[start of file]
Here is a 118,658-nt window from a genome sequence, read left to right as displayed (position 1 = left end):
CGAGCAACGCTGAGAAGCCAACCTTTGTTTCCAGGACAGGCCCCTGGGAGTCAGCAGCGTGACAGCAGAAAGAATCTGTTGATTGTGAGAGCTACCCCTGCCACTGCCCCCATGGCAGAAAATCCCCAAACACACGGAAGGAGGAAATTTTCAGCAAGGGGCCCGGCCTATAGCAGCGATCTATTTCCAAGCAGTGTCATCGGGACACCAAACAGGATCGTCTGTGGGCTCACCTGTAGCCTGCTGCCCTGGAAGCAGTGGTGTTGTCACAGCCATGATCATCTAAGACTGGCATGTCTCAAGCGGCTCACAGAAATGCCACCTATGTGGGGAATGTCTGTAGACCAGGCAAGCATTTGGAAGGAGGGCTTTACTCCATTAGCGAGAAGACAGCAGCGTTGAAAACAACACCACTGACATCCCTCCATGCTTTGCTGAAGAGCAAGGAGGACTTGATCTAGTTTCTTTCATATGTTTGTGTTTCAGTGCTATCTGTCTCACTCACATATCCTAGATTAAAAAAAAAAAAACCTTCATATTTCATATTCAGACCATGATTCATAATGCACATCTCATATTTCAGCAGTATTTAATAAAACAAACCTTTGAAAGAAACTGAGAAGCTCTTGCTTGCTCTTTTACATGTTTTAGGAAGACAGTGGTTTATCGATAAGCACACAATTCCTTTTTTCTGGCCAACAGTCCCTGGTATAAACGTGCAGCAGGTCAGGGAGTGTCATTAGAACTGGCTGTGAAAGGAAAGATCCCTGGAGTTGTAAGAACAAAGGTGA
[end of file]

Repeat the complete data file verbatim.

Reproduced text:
Here is a 118,658-nt window from a genome sequence, read left to right as displayed (position 1 = left end):
CGAGCAACGCTGAGAAGCCAACCTTTGTTTCCAGGACAGGCCCCTGGGAGTCAGCAGCGTGACAGCAGAAAGAATCTGTTGATTGTGAGAGCTACCCCTGCCACTGCCCCCATGGCAGAAAATCCCCAAACACACGGAAGGAGGAAATTTTCAGCAAGGGGCCCGGCCTATAGCAGCGATCTATTTCCAAGCAGTGTCATCGGGACACCAAACAGGATCGTCTGTGGGCTCACCTGTAGCCTGCTGCCCTGGAAGCAGTGGTGTTGTCACAGCCATGATCATCTAAGACTGGCATGTCTCAAGCGGCTCACAGAAATGCCACCTATGTGGGGAATGTCTGTAGACCAGGCAAGCATTTGGAAGGAGGGCTTTACTCCATTAGCGAGAAGACAGCAGCGTTGAAAACAACACCACTGACATCCCTCCATGCTTTGCTGAAGAGCAAGGAGGACTTGATCTAGTTTCTTTCATATGTTTGTGTTTCAGTGCTATCTGTCTCACTCACATATCCTAGATTAAAAAAAAAAAAACCTTCATATTTCATATTCAGACCATGATTCATAATGCACATCTCATATTTCAGCAGTATTTAATAAAACAAACCTTTGAAAGAAACTGAGAAGCTCTTGCTTGCTCTTTTACATGTTTTAGGAAGACAGTGGTTTATCGATAAGCACACAATTCCTTTTTTCTGGCCAACAGTCCCTGGTATAAACGTGCAGCAGGTCAGGGAGTGTCATTAGAACTGGCTGTGAAAGGAAAGATCCCTGGAGTTGTAAGAACAAAGGTGA